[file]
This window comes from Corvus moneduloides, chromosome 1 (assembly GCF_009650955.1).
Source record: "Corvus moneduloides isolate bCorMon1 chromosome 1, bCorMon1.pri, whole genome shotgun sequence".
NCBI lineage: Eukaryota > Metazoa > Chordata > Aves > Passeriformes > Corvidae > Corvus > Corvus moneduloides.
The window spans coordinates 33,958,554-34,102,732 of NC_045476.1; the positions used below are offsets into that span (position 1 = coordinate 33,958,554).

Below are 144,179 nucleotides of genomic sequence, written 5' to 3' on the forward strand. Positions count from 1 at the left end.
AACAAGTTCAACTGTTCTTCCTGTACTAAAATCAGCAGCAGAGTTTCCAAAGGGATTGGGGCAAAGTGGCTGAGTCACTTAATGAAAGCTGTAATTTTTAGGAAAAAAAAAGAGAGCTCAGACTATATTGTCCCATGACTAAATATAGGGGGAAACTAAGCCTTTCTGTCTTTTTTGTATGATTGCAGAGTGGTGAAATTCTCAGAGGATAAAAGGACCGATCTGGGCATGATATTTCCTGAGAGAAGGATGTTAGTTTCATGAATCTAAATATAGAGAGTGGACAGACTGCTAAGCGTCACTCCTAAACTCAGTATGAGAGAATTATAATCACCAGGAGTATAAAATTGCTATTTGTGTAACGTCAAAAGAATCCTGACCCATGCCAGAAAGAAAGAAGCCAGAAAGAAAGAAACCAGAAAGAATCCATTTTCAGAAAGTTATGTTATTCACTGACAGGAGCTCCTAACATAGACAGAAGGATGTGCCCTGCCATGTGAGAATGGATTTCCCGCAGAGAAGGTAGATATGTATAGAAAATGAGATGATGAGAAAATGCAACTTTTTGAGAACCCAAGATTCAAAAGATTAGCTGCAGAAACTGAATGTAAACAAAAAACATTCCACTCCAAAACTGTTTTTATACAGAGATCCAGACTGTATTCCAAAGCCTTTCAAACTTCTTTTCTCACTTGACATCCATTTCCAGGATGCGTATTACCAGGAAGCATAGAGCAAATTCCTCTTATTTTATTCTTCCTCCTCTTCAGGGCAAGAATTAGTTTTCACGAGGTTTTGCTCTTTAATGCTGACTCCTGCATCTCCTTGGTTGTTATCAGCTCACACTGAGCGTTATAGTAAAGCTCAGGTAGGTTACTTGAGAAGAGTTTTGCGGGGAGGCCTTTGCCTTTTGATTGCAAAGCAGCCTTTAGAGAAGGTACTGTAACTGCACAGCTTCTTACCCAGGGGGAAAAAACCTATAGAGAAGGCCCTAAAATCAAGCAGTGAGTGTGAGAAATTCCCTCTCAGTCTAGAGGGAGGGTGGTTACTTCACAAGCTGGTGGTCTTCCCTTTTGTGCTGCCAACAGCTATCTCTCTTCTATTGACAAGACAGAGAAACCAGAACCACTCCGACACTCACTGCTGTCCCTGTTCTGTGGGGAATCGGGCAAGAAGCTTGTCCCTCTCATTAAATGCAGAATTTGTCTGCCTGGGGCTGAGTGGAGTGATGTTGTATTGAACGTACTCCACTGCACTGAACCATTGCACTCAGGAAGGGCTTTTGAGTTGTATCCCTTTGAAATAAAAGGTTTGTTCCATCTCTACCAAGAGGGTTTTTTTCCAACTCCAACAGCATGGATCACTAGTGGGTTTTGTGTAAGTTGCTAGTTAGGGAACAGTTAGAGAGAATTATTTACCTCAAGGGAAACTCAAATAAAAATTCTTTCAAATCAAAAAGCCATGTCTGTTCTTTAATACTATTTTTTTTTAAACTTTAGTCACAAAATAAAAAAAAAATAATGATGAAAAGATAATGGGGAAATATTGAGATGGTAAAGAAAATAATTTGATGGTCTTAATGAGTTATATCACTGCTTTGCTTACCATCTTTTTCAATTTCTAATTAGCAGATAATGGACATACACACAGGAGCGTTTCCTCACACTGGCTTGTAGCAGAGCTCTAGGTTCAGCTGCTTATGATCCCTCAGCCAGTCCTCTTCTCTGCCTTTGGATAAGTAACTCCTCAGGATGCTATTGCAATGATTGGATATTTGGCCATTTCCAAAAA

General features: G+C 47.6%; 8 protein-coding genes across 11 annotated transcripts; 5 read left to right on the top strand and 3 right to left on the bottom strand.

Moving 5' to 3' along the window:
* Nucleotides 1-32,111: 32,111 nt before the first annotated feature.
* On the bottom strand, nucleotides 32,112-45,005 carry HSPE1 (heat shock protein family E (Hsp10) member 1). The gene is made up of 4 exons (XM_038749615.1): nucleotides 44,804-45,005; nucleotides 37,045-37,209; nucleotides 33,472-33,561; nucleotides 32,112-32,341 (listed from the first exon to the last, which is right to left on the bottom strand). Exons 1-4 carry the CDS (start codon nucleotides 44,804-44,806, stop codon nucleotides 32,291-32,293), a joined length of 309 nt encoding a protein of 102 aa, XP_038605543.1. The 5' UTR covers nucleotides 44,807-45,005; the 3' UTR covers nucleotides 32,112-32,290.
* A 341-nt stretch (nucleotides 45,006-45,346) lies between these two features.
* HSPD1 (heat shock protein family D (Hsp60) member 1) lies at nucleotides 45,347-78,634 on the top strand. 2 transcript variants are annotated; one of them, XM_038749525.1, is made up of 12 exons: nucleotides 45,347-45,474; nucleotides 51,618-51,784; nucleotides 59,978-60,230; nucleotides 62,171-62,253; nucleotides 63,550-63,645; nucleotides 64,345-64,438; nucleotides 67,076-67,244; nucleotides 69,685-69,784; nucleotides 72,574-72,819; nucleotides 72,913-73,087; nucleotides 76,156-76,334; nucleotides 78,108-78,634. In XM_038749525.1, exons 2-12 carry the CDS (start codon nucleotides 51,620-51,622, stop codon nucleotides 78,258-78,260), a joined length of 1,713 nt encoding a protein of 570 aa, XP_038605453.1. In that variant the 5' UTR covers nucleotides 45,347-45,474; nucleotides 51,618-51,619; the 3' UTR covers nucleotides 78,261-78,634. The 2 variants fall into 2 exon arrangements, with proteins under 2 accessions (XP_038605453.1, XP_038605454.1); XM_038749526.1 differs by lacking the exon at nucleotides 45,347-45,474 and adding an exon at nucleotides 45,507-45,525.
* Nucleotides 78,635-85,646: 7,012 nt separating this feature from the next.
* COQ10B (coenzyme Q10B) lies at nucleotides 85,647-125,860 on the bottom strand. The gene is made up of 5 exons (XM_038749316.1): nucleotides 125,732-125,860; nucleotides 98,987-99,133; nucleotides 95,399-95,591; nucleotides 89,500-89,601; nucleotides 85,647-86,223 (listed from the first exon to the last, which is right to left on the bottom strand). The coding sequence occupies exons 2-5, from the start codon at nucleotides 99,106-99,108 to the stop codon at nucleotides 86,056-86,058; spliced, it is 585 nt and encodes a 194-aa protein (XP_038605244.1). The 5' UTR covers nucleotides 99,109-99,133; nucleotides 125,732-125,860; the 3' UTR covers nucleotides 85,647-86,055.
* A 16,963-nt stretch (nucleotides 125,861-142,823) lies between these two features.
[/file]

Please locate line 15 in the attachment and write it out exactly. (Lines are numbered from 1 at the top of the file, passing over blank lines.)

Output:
* A 16,963-nt stretch (nucleotides 125,861-142,823) lies between these two features.